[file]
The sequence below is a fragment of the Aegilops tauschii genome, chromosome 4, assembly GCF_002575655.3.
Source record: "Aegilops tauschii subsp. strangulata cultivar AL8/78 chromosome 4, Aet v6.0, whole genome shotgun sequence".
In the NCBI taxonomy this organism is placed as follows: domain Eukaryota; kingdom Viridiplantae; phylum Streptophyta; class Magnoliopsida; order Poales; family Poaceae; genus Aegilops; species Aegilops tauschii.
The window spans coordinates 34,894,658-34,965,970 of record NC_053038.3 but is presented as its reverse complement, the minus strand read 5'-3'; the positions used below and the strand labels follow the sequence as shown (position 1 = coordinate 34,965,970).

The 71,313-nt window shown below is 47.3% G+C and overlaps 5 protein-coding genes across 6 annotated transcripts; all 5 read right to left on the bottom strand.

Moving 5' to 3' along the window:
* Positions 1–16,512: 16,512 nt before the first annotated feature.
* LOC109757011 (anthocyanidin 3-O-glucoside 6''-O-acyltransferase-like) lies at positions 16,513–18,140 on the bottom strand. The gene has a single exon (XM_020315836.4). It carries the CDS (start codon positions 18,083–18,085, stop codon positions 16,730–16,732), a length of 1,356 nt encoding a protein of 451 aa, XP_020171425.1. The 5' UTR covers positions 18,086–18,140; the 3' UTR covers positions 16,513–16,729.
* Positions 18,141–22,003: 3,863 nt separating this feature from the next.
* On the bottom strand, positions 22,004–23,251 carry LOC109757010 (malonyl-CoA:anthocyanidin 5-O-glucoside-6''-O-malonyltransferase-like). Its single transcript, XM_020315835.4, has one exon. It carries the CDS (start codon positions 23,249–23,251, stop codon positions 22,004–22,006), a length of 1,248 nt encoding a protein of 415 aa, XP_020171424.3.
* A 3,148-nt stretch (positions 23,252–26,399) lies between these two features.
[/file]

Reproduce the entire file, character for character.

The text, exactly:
The sequence below is a fragment of the Aegilops tauschii genome, chromosome 4, assembly GCF_002575655.3.
Source record: "Aegilops tauschii subsp. strangulata cultivar AL8/78 chromosome 4, Aet v6.0, whole genome shotgun sequence".
In the NCBI taxonomy this organism is placed as follows: domain Eukaryota; kingdom Viridiplantae; phylum Streptophyta; class Magnoliopsida; order Poales; family Poaceae; genus Aegilops; species Aegilops tauschii.
The window spans coordinates 34,894,658-34,965,970 of record NC_053038.3 but is presented as its reverse complement, the minus strand read 5'-3'; the positions used below and the strand labels follow the sequence as shown (position 1 = coordinate 34,965,970).

The 71,313-nt window shown below is 47.3% G+C and overlaps 5 protein-coding genes across 6 annotated transcripts; all 5 read right to left on the bottom strand.

Moving 5' to 3' along the window:
* Positions 1–16,512: 16,512 nt before the first annotated feature.
* LOC109757011 (anthocyanidin 3-O-glucoside 6''-O-acyltransferase-like) lies at positions 16,513–18,140 on the bottom strand. The gene has a single exon (XM_020315836.4). It carries the CDS (start codon positions 18,083–18,085, stop codon positions 16,730–16,732), a length of 1,356 nt encoding a protein of 451 aa, XP_020171425.1. The 5' UTR covers positions 18,086–18,140; the 3' UTR covers positions 16,513–16,729.
* Positions 18,141–22,003: 3,863 nt separating this feature from the next.
* On the bottom strand, positions 22,004–23,251 carry LOC109757010 (malonyl-CoA:anthocyanidin 5-O-glucoside-6''-O-malonyltransferase-like). Its single transcript, XM_020315835.4, has one exon. It carries the CDS (start codon positions 23,249–23,251, stop codon positions 22,004–22,006), a length of 1,248 nt encoding a protein of 415 aa, XP_020171424.3.
* A 3,148-nt stretch (positions 23,252–26,399) lies between these two features.